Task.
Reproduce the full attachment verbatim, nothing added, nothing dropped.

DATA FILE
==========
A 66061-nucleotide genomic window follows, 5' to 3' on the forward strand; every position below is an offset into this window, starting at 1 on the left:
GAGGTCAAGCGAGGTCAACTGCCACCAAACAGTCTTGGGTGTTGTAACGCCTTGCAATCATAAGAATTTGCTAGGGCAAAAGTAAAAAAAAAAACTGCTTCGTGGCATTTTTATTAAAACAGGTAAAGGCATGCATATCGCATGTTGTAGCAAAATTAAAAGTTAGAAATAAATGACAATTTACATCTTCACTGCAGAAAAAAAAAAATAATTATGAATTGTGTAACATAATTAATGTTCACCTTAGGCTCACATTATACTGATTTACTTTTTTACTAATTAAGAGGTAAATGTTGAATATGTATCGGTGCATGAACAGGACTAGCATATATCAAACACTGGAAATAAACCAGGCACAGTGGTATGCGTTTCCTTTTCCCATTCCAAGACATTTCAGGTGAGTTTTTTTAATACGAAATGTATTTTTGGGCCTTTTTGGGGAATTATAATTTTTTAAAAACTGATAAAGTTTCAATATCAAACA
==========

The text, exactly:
A 66061-nucleotide genomic window follows, 5' to 3' on the forward strand; every position below is an offset into this window, starting at 1 on the left:
GAGGTCAAGCGAGGTCAACTGCCACCAAACAGTCTTGGGTGTTGTAACGCCTTGCAATCATAAGAATTTGCTAGGGCAAAAGTAAAAAAAAAAACTGCTTCGTGGCATTTTTATTAAAACAGGTAAAGGCATGCATATCGCATGTTGTAGCAAAATTAAAAGTTAGAAATAAATGACAATTTACATCTTCACTGCAGAAAAAAAAAAATAATTATGAATTGTGTAACATAATTAATGTTCACCTTAGGCTCACATTATACTGATTTACTTTTTTACTAATTAAGAGGTAAATGTTGAATATGTATCGGTGCATGAACAGGACTAGCATATATCAAACACTGGAAATAAACCAGGCACAGTGGTATGCGTTTCCTTTTCCCATTCCAAGACATTTCAGGTGAGTTTTTTTAATACGAAATGTATTTTTGGGCCTTTTTGGGGAATTATAATTTTTTAAAAACTGATAAAGTTTCAATATCAAACA